Geographical Indications

A Geographical Indication, or GI, identifies goods as originating in a specific territory, region or locality where a particular quality, reputation or other characteristic is essentially attributable to its geographical origin.

The value of a GI

GIs can be a powerful marketing and branding tool. Producers may benefit from using a GI because of its association with the reputation and characteristics of a certain region.

Consumers benefit from GIs because it gives them an assurance of  the origin or character of the products they purchase.

Examples of GIs

Examples of GIs protected in Australia for cheese are:

  • Stilton
  • Roquefort
  • Grana Padano
  • Parmigiano Reggiano.

Each of these types of cheese comes from specific European regions. The unique characteristics of the cheese are due to the specific recipes and regions where they are produced.

Parma is another GI protected in Australia, this time for ham. This means that ham cannot be called Parma in Australia unless it is made using a specific recipe and process and produced in a specific part of Italy.

Two well known GIs for wine in Australia are Coonawarra and Rutherglen.

  • Coonawarra is renowned for its fine wines, reputed to be due to the famous local ‘terra rossa’ soil.
  • Rutherglen is famous for its fortified wines whose flavours are attributed to the local climate.

An example of a GI from overseas is Champagne, which is protected in Australia as a GI for wine produced in the relevant area of France using a particular method of production.

All these wines have a reputation for a particular flavour, depth or other quality which can be attributed to the geographic locations where they are made.

The process for registering a GI in Australia

There are two ways of registering a GI in Australia.

One of these is the certification trade mark system. GIs for any goods can be protected using the certification trade mark system.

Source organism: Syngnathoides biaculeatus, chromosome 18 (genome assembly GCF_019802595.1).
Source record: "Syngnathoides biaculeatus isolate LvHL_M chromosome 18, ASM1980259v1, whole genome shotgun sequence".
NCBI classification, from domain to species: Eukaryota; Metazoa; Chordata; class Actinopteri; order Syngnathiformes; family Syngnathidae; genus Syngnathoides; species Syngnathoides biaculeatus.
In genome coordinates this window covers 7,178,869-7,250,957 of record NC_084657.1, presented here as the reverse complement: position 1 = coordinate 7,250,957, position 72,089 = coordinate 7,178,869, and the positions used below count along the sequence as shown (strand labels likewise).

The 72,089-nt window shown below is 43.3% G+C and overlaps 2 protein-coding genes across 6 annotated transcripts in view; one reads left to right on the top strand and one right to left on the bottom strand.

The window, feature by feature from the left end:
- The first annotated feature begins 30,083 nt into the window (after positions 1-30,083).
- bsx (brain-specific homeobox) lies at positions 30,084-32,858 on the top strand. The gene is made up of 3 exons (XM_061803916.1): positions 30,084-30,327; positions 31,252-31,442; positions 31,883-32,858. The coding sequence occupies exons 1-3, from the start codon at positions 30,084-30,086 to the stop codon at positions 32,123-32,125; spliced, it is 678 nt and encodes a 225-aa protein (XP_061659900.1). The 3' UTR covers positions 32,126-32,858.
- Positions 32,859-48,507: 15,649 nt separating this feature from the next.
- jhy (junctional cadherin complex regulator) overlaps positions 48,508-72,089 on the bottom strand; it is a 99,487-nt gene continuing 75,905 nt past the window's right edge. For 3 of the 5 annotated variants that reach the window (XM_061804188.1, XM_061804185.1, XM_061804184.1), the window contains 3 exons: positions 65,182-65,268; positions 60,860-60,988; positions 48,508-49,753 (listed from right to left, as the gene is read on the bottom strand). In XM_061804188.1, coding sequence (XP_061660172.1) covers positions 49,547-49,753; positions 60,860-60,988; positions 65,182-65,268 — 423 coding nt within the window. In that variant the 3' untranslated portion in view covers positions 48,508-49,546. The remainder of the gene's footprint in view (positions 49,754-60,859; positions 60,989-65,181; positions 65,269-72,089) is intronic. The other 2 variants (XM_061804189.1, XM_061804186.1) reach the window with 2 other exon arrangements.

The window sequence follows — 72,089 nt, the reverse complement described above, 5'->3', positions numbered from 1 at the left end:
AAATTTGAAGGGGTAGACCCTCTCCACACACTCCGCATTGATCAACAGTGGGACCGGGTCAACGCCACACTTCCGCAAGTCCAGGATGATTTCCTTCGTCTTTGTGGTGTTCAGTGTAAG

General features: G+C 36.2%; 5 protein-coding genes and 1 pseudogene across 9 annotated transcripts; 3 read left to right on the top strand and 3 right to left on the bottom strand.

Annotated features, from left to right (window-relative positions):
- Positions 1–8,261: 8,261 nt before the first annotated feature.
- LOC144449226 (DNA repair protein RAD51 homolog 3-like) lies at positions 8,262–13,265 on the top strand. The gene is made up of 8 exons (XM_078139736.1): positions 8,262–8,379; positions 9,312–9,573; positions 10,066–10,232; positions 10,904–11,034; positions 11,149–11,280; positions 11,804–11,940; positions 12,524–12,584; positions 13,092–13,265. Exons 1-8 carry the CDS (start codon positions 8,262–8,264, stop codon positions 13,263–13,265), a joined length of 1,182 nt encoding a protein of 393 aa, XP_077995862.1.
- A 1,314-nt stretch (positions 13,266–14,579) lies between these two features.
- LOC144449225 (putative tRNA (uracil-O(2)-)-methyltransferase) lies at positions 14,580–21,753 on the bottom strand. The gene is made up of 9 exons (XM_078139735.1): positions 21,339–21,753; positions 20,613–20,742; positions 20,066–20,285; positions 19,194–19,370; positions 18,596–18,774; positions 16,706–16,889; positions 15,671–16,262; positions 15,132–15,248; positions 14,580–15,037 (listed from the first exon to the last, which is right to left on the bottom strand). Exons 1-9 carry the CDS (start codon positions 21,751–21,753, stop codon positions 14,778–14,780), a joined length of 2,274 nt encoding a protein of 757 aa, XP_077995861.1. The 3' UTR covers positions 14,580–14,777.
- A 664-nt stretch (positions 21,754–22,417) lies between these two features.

Certification trade marks indicate that goods meet standards of quality, composition or geographical origin or the like. The standards that the trade marks represent are laid out in rules which are publicly available.

In addition to the role of IP Australia in registering certification trade marks, the Australian Competition and Consumer Commission (ACCC) is required under the Trade Marks Act to assess the rules to ensure they do not mislead consumers or raise competition issues in Australia.

Once terms are registered as GIs in Australia, they can only be used on goods that have been produced in accordance with the law, or rules, governing their use.

There is an additional separate way to register GIs for wine only, which is administered by the Wine Australia Corporation.

Benefits of registering a certification trade mark to protect a GI

As the registered owner of a GI protected under the certification trade mark system in Australia, you:

  • have a registration which can help you to register your GI in other countries
  • may give the Australian Customs Service a notice objecting to the importation of goods that infringe your registered GI
  • are in a stronger position to stop other people from using your GI.

International protection

A registered Australian GI can be protected in other countries, however, protection of a GI overseas is subject to the laws of the country concerned and may be separate from that country’s trade mark system.

Australia is a contracting party to the Madrid Protocol, which simplifies the process for protecting trade marks in other contracting countries.

GIs from other countries can also be protected in Australia. A number of GIs from other countries are registered under Australia’s certification trade mark system and under the Wine Australia Corporation Act. These include registrations by international producers and Australian importers.

More information



Last updated: 
28 July 2016